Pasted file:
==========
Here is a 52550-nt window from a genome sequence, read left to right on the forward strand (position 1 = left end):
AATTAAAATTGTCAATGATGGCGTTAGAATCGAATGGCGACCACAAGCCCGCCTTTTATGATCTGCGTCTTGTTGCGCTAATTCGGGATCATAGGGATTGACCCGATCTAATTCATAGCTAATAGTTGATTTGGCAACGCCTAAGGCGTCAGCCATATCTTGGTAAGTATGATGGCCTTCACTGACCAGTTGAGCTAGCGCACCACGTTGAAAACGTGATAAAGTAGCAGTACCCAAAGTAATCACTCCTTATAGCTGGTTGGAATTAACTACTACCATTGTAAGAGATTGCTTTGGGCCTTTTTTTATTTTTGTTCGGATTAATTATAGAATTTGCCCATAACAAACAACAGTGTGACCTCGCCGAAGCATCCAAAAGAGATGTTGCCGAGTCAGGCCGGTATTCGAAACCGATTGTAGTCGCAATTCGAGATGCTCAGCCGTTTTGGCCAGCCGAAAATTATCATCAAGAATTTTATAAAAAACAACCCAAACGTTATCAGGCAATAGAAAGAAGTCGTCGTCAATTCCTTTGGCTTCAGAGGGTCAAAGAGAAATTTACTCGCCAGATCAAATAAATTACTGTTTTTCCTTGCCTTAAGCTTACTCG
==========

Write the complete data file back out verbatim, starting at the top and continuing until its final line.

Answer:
Here is a 52550-nt window from a genome sequence, read left to right on the forward strand (position 1 = left end):
AATTAAAATTGTCAATGATGGCGTTAGAATCGAATGGCGACCACAAGCCCGCCTTTTATGATCTGCGTCTTGTTGCGCTAATTCGGGATCATAGGGATTGACCCGATCTAATTCATAGCTAATAGTTGATTTGGCAACGCCTAAGGCGTCAGCCATATCTTGGTAAGTATGATGGCCTTCACTGACCAGTTGAGCTAGCGCACCACGTTGAAAACGTGATAAAGTAGCAGTACCCAAAGTAATCACTCCTTATAGCTGGTTGGAATTAACTACTACCATTGTAAGAGATTGCTTTGGGCCTTTTTTTATTTTTGTTCGGATTAATTATAGAATTTGCCCATAACAAACAACAGTGTGACCTCGCCGAAGCATCCAAAAGAGATGTTGCCGAGTCAGGCCGGTATTCGAAACCGATTGTAGTCGCAATTCGAGATGCTCAGCCGTTTTGGCCAGCCGAAAATTATCATCAAGAATTTTATAAAAAACAACCCAAACGTTATCAGGCAATAGAAAGAAGTCGTCGTCAATTCCTTTGGCTTCAGAGGGTCAAAGAGAAATTTACTCGCCAGATCAAATAAATTACTGTTTTTCCTTGCCTTAAGCTTACTCG